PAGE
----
Contributor: Delaine Thomas. Lesson ID: 12460

Imagine an artist who has one little pencil and must create a painting of a rainbow or bowl of colorful fruit. That's as sad as trying to write about something with plain, boring words. Here's help!



English / Language Arts
learning style
personality style
Lion, Beaver
Grade Level
Middle School (6-8)
Lesson Type
Skill Sharpener

Lesson Plan - Get It!

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Black Forest

  • What words would you use to describe this scene?
  • How would you share the beauty of the images?
  • Can you paint a picture of the scene using your tongue as a paintbrush and words as paints?

The picture above is a village in the Black Forest of Germany.

The photographer of the scene was so entranced by the beauty that he or she gave it the title:

Scenic panoramic landscape of a picturesque mountain valley in spring.

But that's not all. The photographer then added:

Scenic historic village with blossoming trees and traditional houses.

  • How many adjectives did the person use to describe this scene?

There are four in the first description: scenic, panoramic, picturesque, and mountain.

In the second description, there are also four: scenic, historic, blossoming, and traditional.

  • Do you think you could describe this scene better than the title reflects?
  • What adjectives would you use?

An adjective is a word that is used to describe or modify nouns and pronouns. These words are used to help you visualize what is being described: how it looks; how it feels; or how it sounds; how it smells, or how it tastes!

Sometimes, the description in a book can make you feel like you are in the scene yourself, experiencing what the character is experiencing. This is great writing!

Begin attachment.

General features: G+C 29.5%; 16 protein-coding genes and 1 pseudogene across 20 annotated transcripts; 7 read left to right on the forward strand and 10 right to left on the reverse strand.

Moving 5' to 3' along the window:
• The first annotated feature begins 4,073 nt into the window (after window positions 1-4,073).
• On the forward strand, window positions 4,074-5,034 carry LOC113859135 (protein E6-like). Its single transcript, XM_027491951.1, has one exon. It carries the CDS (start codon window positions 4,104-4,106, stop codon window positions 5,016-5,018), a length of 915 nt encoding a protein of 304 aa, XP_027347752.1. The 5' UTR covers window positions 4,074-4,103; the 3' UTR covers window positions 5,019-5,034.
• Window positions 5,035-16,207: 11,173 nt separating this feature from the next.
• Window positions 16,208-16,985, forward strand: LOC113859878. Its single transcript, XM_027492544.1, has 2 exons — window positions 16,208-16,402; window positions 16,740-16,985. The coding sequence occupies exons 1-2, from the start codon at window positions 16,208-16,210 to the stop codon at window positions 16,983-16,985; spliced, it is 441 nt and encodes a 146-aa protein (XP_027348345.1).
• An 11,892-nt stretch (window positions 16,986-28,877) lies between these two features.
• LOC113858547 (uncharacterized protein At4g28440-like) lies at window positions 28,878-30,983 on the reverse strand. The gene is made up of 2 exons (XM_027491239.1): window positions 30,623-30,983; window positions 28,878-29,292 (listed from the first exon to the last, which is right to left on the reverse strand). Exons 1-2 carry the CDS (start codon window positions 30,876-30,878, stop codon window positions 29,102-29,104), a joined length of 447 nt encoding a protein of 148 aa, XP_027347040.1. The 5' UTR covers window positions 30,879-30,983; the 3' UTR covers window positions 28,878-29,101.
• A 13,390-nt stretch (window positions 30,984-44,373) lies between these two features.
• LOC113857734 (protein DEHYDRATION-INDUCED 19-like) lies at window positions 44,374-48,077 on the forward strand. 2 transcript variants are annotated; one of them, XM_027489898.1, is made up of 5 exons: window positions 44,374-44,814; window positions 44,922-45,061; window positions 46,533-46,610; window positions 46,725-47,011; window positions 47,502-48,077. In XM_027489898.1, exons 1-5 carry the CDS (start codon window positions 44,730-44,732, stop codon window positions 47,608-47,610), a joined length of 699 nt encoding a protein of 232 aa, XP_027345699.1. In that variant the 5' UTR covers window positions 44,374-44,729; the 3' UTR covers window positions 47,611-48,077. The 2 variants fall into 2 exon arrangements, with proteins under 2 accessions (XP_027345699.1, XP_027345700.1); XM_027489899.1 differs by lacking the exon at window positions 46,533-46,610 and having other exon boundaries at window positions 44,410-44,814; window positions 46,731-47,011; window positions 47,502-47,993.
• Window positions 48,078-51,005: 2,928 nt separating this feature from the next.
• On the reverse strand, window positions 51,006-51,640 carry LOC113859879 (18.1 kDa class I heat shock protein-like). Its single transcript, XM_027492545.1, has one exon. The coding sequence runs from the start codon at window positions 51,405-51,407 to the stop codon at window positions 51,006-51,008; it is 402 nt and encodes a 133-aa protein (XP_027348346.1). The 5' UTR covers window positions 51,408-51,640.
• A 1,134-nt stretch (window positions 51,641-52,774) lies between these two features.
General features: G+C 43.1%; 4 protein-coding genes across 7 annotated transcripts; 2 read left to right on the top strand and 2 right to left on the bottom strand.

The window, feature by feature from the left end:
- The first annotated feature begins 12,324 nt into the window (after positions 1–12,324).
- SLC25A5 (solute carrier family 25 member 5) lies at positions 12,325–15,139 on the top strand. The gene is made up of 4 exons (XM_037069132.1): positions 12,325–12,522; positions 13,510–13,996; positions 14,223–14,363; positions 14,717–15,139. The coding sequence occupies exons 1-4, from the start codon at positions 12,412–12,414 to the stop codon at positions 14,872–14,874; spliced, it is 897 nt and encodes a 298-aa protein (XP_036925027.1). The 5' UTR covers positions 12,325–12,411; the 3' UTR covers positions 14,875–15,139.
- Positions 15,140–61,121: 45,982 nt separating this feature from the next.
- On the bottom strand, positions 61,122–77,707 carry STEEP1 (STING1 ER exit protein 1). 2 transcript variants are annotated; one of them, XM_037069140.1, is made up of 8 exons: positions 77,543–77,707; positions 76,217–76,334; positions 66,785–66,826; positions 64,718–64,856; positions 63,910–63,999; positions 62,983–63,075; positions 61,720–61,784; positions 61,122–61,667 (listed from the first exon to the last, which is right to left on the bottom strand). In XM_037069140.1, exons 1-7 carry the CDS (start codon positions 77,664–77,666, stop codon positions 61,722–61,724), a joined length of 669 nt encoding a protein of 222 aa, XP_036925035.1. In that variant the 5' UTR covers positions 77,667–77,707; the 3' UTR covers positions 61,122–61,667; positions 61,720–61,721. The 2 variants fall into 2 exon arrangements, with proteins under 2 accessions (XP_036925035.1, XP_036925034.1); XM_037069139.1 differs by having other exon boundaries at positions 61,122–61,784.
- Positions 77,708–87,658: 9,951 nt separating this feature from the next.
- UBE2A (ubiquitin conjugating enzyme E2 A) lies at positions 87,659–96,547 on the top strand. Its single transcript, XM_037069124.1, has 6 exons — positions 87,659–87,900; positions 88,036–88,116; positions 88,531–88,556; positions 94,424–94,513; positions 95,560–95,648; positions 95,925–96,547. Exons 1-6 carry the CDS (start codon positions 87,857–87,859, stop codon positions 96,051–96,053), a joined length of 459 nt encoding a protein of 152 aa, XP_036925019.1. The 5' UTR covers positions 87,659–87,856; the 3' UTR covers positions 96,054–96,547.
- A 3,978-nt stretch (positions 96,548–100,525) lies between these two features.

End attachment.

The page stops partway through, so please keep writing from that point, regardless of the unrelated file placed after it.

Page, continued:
Adjectives also tell you what kind, how much, or which one.

For example, in the phrase calico cat, calico is telling what kind of cat the writer is talking about.

If you said you wanted one dozen eggs, one dozen tells how many (much) eggs you want.

If you said that you wanted to sit on this chair, then the word this is identifying which chair you want to sit on.

There are also comparative and superlative forms of adjectives. We use these to compare two or more things.

Watch Comparatives and Superlatives with Teacher Daniel (Daniel Watson, The English Bug), to see if you remember the difference between comparative and superlative forms of adjectives:

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  • Did you discover the difference?

You use the comparative form of an adjective when you are comparing two things. You use the superlative form of an adjective when you compare three or more things.

Also, when writing the comparative form, you add -er to the adjective. When you write the superlative form, you use -est.

Now, continue to the Got It? section to practice using adjectives correctly in a sentence.

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